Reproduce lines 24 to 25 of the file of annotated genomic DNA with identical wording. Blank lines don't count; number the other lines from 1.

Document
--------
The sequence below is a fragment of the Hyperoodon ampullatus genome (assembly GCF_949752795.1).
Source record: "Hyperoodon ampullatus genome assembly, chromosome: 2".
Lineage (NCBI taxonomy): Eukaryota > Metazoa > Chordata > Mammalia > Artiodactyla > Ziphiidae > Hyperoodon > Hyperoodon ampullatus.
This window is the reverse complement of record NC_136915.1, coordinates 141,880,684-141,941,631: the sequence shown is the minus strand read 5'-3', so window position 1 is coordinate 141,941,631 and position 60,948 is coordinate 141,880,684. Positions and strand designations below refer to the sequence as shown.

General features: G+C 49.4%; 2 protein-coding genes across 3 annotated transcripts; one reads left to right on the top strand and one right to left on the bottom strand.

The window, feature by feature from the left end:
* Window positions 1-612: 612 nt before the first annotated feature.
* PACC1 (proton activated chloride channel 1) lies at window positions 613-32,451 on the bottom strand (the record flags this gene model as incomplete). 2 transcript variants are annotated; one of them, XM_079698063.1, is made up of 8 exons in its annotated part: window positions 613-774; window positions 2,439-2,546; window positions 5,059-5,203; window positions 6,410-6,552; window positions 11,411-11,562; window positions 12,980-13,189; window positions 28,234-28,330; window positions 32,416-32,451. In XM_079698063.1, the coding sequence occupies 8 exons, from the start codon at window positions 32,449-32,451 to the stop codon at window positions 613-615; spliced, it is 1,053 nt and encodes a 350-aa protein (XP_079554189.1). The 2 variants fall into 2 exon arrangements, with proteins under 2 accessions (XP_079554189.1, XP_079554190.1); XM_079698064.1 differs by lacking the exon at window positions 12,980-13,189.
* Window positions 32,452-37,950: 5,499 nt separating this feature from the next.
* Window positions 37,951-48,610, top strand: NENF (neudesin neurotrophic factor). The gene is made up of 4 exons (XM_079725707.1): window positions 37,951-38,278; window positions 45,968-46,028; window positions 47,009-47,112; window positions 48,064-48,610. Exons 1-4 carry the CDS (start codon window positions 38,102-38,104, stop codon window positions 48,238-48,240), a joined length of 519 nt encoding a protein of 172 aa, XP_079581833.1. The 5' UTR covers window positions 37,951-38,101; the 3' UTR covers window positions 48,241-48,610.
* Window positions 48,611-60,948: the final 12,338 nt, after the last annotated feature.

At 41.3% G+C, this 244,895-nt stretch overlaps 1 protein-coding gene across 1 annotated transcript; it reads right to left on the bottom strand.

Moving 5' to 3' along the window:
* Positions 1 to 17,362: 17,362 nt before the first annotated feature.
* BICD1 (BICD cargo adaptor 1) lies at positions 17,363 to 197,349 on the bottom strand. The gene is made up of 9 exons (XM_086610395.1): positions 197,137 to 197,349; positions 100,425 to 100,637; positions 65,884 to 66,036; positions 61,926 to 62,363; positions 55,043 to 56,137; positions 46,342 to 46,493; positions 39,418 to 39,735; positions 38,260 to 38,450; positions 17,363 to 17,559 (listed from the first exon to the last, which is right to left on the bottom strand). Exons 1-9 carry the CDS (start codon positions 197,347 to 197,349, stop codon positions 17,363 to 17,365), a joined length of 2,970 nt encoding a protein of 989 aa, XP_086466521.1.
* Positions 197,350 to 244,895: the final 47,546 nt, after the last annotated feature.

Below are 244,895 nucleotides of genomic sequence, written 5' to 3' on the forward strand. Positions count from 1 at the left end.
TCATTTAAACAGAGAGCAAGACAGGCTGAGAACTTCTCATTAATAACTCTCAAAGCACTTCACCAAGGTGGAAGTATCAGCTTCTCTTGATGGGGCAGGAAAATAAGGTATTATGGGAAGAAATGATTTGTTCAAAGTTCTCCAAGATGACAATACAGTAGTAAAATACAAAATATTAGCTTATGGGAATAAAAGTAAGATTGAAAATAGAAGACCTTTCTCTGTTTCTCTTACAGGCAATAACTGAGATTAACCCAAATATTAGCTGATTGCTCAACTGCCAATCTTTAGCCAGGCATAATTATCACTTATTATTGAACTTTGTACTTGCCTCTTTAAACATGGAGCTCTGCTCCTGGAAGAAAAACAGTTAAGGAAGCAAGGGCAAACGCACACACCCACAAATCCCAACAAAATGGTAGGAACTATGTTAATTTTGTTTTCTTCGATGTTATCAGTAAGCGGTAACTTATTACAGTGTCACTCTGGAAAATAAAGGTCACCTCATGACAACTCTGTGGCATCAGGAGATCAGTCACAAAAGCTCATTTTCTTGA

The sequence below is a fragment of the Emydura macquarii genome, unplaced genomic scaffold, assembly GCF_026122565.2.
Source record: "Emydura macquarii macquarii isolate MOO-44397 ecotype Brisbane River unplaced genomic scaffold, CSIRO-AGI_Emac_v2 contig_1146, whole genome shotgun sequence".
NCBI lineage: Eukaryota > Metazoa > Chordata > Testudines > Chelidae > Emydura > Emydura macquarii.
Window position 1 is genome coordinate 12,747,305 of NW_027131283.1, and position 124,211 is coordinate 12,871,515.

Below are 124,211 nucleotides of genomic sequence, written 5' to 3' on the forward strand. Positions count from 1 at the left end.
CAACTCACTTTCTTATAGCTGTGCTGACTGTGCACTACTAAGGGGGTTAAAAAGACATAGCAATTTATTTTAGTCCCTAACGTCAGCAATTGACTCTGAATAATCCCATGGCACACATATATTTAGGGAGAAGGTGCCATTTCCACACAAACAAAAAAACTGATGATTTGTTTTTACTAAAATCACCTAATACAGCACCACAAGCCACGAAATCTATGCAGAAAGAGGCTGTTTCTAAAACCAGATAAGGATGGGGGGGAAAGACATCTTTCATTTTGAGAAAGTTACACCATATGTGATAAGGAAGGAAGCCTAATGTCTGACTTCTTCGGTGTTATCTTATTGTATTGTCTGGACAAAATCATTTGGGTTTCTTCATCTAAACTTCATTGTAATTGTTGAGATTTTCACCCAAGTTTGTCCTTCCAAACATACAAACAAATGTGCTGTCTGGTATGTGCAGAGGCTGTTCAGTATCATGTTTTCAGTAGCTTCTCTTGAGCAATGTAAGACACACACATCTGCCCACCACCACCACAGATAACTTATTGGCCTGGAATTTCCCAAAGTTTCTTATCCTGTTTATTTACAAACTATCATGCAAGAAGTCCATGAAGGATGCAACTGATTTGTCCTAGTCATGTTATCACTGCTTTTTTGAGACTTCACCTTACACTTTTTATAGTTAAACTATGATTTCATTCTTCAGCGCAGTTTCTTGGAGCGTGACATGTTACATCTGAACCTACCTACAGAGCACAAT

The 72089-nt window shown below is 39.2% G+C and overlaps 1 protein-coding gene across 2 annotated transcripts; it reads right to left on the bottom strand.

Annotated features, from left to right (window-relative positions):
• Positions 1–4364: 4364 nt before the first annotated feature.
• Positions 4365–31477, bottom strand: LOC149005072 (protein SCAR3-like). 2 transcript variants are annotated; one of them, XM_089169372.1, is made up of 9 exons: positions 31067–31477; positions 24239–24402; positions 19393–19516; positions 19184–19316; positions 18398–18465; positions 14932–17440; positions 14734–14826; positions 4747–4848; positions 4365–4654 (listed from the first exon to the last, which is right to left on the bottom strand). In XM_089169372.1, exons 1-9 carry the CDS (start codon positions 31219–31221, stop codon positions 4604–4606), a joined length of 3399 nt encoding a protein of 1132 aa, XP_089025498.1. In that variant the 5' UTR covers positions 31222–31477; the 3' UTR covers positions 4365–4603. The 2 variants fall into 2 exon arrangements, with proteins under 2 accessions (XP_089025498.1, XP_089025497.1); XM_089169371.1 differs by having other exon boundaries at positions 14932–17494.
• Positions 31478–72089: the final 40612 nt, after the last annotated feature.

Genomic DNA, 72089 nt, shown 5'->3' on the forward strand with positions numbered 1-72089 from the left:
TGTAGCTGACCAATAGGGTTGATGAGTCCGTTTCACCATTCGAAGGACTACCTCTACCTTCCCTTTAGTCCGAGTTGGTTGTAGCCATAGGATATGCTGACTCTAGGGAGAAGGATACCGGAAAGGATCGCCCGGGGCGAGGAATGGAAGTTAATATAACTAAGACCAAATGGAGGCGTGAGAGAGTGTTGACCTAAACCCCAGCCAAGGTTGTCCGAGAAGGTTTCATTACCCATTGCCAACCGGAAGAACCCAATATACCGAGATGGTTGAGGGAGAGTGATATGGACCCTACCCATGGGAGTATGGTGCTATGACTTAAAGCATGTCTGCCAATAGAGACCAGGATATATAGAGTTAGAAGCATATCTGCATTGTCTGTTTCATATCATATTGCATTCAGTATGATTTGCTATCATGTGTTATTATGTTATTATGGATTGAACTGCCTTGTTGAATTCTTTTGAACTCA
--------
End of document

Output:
CAACTCACTTTCTTATAGCTGTGCTGACTGTGCACTACTAAGGGGGTTAAAAAGACATAGCAATTTATTTTAGTCCCTAACGTCAGCAATTGACTCTGAATAATCCCATGGCACACATATATTTAGGGAGAAGGTGCCATTTCCACACAAACAAAAAAACTGATGATTTGTTTTTACTAAAATCACCTAATACAGCACCACAAGCCACGAAATCTATGCAGAAAGAGGCTGTTTCTAAAACCAGATAAGGATGGGGGGGAAAGACATCTTTCATTTTGAGAAAGTTACACCATATGTGATAAGGAAGGAAGCCTAATGTCTGACTTCTTCGGTGTTATCTTATTGTATTGTCTGGACAAAATCATTTGGGTTTCTTCATCTAAACTTCATTGTAATTGTTGAGATTTTCACCCAAGTTTGTCCTTCCAAACATACAAACAAATGTGCTGTCTGGTATGTGCAGAGGCTGTTCAGTATCATGTTTTCAGTAGCTTCTCTTGAGCAATGTAAGACACACACATCTGCCCACCACCACCACAGATAACTTATTGGCCTGGAATTTCCCAAAGTTTCTTATCCTGTTTATTTACAAACTATCATGCAAGAAGTCCATGAAGGATGCAACTGATTTGTCCTAGTCATGTTATCACTGCTTTTTTGAGACTTCACCTTACACTTTTTATAGTTAAACTATGATTTCATTCTTCAGCGCAGTTTCTTGGAGCGTGACATGTTACATCTGAACCTACCTACAGAGCACAAT

The 72089-nt window shown below is 39.2% G+C and overlaps 1 protein-coding gene across 2 annotated transcripts; it reads right to left on the bottom strand.